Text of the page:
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Persistent Pollutants

US EPA evaluating whether to require reporting of PFAS releases

Agency seeks input on which substances should be candidates for the Toxics Release Inventory

by Cheryl Hogue
November 26, 2019 | A version of this story appeared in Volume 97, Issue 47

Photo shows a leg in a boot pushing down on a shovel in dirt.
Credit: Jurga Jot/Shutterstock
The EPA is validating analytical methods for detecting PFAS in soil.

In a move that could impact the fluorochemical industry and its customers, the US Environmental Protection Agency is weighing whether to require facilities to report their annual emissions of per- and polyfluoroalkyl substances (PFAS). The agency is asking the public for feedback on which of 600 PFAS in US commerce it should consider for such reporting under the federal Toxics Release Inventory (TRI).

Researchers have identified a number of PFAS in drinking water supplies across the US. The handful of PFAS that have been studied adversely affect the livers and thyroid hormones of laboratory animals.

In a Nov. 25 announcement, the EPA said it will consider lower reporting thresholds for releases of PFAS than is standard under TRI. For most materials on the inventory, companies that manufacture or process at least 11,340 kg of any one of those chemicals or facilities that otherwise use at least 4,536 kg of a substance must file annual reports about their releases. The reporting threshold for substances that are persistent, bioaccumulative, and toxic (PBT) is 45 kg, and the threshold for chemicals that score very high in both persistence and bioaccumulation is 4.5 kg. For dioxins and dioxin-like compounds, the threshold is 0.1 g.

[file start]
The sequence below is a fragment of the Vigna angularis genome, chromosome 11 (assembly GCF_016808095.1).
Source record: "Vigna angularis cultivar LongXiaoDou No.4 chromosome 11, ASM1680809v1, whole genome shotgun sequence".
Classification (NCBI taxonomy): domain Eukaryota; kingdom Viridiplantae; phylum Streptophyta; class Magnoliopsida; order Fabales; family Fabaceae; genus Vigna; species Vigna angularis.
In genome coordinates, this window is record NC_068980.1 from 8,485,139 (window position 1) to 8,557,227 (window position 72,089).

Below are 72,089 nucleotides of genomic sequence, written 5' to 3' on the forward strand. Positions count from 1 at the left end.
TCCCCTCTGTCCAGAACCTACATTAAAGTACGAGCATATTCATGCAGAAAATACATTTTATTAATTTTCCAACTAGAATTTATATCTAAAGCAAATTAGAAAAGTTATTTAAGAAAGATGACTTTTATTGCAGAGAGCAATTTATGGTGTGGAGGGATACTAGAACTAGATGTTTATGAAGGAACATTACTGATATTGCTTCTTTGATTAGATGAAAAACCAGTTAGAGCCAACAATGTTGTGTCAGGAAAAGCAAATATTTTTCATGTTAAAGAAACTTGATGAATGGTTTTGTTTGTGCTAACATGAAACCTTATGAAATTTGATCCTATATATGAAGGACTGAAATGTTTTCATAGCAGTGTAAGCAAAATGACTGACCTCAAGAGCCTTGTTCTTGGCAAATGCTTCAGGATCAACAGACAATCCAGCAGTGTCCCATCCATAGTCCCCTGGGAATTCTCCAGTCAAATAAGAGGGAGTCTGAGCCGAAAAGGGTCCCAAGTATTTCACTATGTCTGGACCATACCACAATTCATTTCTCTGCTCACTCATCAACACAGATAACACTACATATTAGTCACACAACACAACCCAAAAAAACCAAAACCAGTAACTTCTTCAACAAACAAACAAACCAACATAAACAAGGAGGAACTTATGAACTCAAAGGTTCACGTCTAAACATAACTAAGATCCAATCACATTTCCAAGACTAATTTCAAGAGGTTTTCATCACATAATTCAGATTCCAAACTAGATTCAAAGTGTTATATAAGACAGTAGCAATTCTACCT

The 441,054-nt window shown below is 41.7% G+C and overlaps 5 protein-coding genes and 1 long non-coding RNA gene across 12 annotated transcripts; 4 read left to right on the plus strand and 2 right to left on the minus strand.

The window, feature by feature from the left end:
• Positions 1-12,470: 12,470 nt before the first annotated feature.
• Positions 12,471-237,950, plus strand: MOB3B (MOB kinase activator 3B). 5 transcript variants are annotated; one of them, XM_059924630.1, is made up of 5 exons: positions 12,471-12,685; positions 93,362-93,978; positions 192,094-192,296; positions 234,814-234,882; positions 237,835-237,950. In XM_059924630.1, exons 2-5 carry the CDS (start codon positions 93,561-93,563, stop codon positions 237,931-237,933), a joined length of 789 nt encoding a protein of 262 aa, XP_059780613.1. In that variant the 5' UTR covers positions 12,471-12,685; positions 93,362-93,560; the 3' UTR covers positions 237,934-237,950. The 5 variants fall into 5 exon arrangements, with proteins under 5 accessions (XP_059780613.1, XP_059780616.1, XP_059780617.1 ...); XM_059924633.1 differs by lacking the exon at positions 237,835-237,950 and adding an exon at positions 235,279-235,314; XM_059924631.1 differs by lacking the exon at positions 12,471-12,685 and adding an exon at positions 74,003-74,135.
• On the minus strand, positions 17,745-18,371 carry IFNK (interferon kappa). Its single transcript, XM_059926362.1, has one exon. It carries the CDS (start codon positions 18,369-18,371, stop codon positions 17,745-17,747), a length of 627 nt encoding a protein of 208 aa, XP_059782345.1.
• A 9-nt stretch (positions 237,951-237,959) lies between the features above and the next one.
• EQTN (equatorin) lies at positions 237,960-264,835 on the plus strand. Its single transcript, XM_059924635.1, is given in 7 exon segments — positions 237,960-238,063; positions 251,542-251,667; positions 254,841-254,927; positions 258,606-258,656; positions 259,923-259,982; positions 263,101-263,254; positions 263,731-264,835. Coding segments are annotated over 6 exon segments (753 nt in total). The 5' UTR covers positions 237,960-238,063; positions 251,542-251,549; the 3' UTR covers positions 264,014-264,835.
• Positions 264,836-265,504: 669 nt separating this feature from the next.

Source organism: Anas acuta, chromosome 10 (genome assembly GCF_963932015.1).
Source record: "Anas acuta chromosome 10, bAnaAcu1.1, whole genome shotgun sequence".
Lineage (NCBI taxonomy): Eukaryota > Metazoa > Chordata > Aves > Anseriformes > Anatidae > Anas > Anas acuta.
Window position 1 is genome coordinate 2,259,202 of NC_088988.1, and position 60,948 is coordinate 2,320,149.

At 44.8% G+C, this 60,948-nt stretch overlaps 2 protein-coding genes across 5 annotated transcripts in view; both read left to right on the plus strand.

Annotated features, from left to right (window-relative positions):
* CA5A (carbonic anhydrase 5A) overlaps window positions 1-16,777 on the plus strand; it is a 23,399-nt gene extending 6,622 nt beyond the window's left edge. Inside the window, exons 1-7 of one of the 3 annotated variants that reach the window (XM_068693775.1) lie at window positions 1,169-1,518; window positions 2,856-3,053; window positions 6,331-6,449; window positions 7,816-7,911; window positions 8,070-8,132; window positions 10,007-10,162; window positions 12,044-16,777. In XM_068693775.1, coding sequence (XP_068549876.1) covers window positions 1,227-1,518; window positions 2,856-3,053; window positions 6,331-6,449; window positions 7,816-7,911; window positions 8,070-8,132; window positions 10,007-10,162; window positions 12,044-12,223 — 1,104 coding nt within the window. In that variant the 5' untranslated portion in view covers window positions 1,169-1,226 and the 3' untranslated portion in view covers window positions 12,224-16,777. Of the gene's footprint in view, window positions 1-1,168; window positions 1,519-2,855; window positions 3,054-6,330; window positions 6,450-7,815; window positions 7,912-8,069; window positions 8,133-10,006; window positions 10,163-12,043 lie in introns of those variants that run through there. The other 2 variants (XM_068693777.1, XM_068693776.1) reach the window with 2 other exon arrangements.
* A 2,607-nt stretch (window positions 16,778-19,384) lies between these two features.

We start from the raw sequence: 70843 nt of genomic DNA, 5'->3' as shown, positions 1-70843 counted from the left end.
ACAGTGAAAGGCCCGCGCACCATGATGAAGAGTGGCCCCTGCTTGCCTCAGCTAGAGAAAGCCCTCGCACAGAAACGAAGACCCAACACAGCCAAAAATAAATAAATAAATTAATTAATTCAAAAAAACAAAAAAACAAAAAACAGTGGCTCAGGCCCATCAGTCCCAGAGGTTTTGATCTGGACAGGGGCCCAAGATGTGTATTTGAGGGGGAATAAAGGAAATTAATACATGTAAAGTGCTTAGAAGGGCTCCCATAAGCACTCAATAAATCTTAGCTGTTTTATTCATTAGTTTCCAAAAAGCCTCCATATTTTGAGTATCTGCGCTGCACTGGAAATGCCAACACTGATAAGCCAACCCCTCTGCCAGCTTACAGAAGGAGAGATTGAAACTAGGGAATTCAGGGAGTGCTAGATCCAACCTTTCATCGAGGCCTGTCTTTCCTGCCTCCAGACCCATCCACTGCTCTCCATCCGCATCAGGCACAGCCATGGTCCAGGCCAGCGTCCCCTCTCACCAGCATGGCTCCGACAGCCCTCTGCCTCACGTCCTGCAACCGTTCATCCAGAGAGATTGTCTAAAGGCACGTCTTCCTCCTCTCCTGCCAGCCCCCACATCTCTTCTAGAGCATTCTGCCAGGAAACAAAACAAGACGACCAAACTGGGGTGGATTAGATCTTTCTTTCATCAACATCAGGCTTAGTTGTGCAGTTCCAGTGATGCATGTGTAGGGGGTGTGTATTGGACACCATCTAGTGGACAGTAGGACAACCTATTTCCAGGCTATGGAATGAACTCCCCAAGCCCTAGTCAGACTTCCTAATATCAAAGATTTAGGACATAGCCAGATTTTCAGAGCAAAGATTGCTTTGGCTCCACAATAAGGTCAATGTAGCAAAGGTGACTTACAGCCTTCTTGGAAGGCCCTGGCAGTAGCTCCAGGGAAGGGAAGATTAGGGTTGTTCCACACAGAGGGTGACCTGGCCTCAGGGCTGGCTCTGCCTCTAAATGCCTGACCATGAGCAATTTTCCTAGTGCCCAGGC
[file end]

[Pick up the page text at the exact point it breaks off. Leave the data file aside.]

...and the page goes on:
The agency is asking for feedback on which threshold to use for PFAS. “Certain PFAS may have persistence and bioaccumulation properties similar to other PBT chemicals where even small amounts of release present a concern,” the agency says.

In addition, the EPA says it is validating analytical methods for detecting PFAS in water, soil, and sediments, as well as in wastewater sludge, also known as biosolids.



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